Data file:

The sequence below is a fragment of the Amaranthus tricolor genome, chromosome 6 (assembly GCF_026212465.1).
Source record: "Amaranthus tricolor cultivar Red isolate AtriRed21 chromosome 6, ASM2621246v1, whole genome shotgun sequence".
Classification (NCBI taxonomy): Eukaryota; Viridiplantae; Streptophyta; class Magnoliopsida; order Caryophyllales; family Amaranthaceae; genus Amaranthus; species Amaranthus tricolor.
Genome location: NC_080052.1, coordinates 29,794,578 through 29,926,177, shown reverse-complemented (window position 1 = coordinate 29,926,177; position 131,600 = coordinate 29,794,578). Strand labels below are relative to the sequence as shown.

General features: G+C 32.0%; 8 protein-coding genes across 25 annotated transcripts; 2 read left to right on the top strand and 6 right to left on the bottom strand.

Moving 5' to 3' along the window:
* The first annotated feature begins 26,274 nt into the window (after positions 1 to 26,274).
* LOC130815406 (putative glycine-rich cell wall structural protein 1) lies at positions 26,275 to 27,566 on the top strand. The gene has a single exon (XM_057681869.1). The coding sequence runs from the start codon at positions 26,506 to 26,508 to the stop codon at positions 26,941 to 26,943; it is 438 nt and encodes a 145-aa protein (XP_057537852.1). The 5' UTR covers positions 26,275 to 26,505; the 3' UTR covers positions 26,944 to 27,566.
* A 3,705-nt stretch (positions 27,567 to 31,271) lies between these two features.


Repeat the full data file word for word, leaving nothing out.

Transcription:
The sequence below is a fragment of the Amaranthus tricolor genome, chromosome 6 (assembly GCF_026212465.1).
Source record: "Amaranthus tricolor cultivar Red isolate AtriRed21 chromosome 6, ASM2621246v1, whole genome shotgun sequence".
Classification (NCBI taxonomy): Eukaryota; Viridiplantae; Streptophyta; class Magnoliopsida; order Caryophyllales; family Amaranthaceae; genus Amaranthus; species Amaranthus tricolor.
Genome location: NC_080052.1, coordinates 29,794,578 through 29,926,177, shown reverse-complemented (window position 1 = coordinate 29,926,177; position 131,600 = coordinate 29,794,578). Strand labels below are relative to the sequence as shown.

General features: G+C 32.0%; 8 protein-coding genes across 25 annotated transcripts; 2 read left to right on the top strand and 6 right to left on the bottom strand.

Moving 5' to 3' along the window:
* The first annotated feature begins 26,274 nt into the window (after positions 1 to 26,274).
* LOC130815406 (putative glycine-rich cell wall structural protein 1) lies at positions 26,275 to 27,566 on the top strand. The gene has a single exon (XM_057681869.1). The coding sequence runs from the start codon at positions 26,506 to 26,508 to the stop codon at positions 26,941 to 26,943; it is 438 nt and encodes a 145-aa protein (XP_057537852.1). The 5' UTR covers positions 26,275 to 26,505; the 3' UTR covers positions 26,944 to 27,566.
* A 3,705-nt stretch (positions 27,567 to 31,271) lies between these two features.